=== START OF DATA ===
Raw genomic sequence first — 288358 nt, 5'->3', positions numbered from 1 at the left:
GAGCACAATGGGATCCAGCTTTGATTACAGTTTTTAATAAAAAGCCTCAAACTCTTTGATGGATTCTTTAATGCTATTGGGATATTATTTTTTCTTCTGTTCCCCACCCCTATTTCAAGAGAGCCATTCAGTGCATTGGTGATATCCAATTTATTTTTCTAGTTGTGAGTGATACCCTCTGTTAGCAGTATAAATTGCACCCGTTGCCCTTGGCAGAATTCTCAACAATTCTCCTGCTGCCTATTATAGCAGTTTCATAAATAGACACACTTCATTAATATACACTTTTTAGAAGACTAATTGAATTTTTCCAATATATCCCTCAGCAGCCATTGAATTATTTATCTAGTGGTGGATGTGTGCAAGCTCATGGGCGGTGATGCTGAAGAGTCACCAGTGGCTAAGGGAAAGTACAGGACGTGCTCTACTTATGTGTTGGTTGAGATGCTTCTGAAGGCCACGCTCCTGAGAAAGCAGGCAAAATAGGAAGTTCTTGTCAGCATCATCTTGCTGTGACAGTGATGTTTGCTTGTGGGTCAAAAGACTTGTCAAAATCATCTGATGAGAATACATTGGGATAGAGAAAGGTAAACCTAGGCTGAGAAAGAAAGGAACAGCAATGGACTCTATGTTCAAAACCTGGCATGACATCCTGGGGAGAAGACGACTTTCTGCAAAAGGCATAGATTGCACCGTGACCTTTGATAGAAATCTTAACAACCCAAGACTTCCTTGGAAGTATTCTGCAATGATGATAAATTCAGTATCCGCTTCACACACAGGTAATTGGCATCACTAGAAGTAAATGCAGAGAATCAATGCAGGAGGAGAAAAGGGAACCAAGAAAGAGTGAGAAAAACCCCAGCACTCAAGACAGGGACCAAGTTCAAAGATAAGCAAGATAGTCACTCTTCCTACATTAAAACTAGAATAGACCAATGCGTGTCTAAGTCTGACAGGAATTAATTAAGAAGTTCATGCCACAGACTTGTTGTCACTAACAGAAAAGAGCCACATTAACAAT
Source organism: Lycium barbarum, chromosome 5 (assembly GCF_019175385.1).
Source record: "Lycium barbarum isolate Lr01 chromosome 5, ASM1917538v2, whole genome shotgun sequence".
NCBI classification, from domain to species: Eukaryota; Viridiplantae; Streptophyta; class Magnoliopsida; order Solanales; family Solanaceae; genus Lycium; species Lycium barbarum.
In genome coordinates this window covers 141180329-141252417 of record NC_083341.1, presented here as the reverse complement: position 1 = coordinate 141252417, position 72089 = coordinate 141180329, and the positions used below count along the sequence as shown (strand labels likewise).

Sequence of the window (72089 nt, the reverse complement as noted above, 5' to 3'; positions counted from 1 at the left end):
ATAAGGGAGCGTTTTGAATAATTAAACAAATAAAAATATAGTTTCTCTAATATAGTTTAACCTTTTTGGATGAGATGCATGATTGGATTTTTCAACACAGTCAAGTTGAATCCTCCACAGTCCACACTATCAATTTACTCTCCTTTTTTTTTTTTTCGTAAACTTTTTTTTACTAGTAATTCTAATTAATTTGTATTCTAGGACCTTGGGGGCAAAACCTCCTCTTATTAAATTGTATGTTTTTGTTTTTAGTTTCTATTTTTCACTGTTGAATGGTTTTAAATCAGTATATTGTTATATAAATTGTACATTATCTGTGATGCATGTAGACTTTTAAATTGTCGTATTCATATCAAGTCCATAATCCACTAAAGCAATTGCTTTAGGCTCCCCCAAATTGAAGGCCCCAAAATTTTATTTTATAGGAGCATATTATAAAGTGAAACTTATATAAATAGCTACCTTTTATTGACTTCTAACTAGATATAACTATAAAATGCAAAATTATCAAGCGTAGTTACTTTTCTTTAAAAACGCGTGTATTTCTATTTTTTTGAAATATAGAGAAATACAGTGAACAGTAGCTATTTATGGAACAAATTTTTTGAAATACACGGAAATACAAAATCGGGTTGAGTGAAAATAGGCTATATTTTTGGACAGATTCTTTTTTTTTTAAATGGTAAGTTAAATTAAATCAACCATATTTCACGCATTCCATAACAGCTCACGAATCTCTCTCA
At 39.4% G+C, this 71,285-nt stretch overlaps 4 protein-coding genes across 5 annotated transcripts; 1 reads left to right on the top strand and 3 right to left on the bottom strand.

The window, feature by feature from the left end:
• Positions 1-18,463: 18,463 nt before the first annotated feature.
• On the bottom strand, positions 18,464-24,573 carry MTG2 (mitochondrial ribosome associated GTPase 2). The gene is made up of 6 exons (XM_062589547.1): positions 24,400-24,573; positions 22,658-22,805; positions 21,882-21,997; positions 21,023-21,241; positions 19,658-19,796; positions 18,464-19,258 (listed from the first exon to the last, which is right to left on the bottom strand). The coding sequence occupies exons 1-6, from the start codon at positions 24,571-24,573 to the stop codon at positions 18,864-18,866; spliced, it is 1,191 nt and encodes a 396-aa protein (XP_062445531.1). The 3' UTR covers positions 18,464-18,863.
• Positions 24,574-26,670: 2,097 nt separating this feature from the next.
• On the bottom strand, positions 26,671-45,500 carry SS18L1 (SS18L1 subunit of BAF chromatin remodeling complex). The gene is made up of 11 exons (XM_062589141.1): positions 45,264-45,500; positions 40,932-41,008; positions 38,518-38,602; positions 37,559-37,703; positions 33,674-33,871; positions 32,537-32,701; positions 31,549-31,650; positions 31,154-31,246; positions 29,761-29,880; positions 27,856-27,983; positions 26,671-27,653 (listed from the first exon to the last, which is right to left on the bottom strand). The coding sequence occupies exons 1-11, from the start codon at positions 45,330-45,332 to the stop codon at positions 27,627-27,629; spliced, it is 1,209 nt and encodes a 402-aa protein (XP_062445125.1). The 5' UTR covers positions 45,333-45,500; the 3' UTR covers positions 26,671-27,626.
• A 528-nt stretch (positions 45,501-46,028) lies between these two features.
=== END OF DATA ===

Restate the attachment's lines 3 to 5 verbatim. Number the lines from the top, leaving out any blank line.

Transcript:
Source organism: Lycium barbarum, chromosome 5 (assembly GCF_019175385.1).
Source record: "Lycium barbarum isolate Lr01 chromosome 5, ASM1917538v2, whole genome shotgun sequence".
NCBI classification, from domain to species: Eukaryota; Viridiplantae; Streptophyta; class Magnoliopsida; order Solanales; family Solanaceae; genus Lycium; species Lycium barbarum.